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Milwaukee Brewers: Doug Melvin on the Brink of Another Mistake in Free Agency

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COMMENTARY | Doug Melvin is flipping conventional wisdom upside down with a series of potential gambles that could sink the Milwaukee Brewers' chances for success in 2014 and beyond.

Recently, the general manager of the Brewers traded popular leadoff hitter Norichika Aoki for work-in-progress relief pitcher Will Smith, formerly of the Kansas City Royals.

The move arguably opened a large hole at the top of the Brewers' order while failing to guarantee the team much in return. Will Smith struggled previously as a starting pitcher for the Royals, which is the same role Melvin has apparently targeted for him on the Brewers.

Should the unproven Smith fail to contribute this year, the Brewers will have gambled away an important and known piece of their team without much in return.

Following quickly on the heels of that transaction, it now appears Melvin is being sucked into a bidding war over a player that had surgery on both knees during a 2013 season in which he failed to play a single game while earning $10 million of the team's precious money.

That player is of course Corey Hart, an outfielder turned first baseman that also missed a month of the season with injury in 2011.

On November 19, Jim Bowden of SiriusXM reported that, "Corey Hart says that his agent have talked to Boston, TB, Colorado, and Milw amongst other interested teams."

That's a fairly vague reference and doesn't indicate which side initiated those conversations. Whether those other teams are actually serious about Hart shouldn't be a factor in Milwaukee's plan anyway.

Doug Melvin and his staff should sit down and come up with a risk-adjusted salary offer that reflects Hart's previous injuries, and then simply pass along that non-negotiable figure to the Hart camp.

The Brewers need to take control of the negotiations instead of being baited into a bad decision. The worst outcome in this negotiation is not missing out on Hart because another team signs him first. The absolute worst outcome would be re-signing Hart for big bucks against the mirage of phantom bidders.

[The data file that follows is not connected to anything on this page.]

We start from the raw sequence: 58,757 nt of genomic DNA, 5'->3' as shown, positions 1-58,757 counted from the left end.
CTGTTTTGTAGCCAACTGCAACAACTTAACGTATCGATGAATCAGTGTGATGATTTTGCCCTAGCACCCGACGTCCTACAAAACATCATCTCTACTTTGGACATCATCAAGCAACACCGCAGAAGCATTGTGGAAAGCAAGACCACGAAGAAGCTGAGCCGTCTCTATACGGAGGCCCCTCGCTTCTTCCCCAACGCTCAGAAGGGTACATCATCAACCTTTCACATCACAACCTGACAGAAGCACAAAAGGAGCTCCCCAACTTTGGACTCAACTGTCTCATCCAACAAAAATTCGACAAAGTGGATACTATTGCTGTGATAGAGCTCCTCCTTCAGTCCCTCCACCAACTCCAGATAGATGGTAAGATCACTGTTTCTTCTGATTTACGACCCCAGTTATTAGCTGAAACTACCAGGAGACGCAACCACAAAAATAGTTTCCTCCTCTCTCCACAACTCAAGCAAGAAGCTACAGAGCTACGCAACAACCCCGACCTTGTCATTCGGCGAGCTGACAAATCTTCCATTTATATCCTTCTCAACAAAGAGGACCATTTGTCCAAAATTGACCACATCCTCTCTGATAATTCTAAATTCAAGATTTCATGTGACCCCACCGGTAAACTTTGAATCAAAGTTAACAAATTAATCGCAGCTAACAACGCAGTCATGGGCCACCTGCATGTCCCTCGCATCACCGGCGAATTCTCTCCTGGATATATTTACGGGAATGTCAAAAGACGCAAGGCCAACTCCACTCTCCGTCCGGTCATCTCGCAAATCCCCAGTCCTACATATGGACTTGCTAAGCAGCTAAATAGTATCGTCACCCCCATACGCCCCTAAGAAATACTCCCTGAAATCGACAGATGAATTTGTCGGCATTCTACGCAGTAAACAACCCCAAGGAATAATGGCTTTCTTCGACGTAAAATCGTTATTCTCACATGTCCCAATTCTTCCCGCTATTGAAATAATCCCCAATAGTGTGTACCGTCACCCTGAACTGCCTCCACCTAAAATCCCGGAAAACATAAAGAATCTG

As a small-market team the Milwaukee Brewers could benefit from studying some of the principles that Mark Attanasio likely follows in his role guiding a large investment firm.

In the world of investing, just as in professional sports, there's great reward in buying low and selling high. The Brewers, as demonstrated in the examples of Jeff Suppan, Corey Hart, Trevor Hoffman, and Rickie Weeks, have a recent history of buying high.

When a slightly above-average player like Corey Hart busts out with a good season near the end of his contract, the Brewers would be wise to try and replenish their farm system by selling him for everything they can get.

It would be far better for the Brewers to possess a large stable of young, controllable (by contract) players instead of a holding smattering of highly paid, older veterans that are susceptible to injury.

The latter case is the exact bitter pill the team swallowed with regards to Weeks and Hart in 2013. Two of the team's highest-paid players were virtual non-factors last year.

Buying high won't ever build a strong foundation of long-term success for a team like the Milwaukee Brewers. Despite having some of the greatest fans in the game, the television revenue the Brewers collect simply can't compete with the larger urban markets in the sport.

If a big-city team wants to step up to the blackjack table and throw some money down on a low probability bet, that's certainly its prerogative. It's quite another thing when a team like the Milwaukee Brewers, backed by fewer net resources, charts such a risky course.

Melvin and the Brewers would be better served letting the big-city teams follow the big-money strategy of free-agency acquisitions. The Brewers themselves would be better served adopting a more innovative approach that leverages their own enviable position (i.e. great stadium, great fans).

While trading away peaking players can be tough on the fans, building an actual contender by collecting young talent has a way of erasing bad memories. Melvin was on the right track with the Aoki trade; he simply accepted too little in return.

Throwing good money after bad on Corey Hart would be a strong indication the team isn't yet ready to embrace a new vision of its future. A potentially unfortunate outcome for a team and city that are well-prepared for a new, innovative approach.

Andrew Prochnow is a derivatives trader that previously slung sodas for Sportservice at Milwaukee County Stadium. He is a regular contributor at Yahoo Sports and The Bleacher Report. Tweet him @AndrewProchnow.

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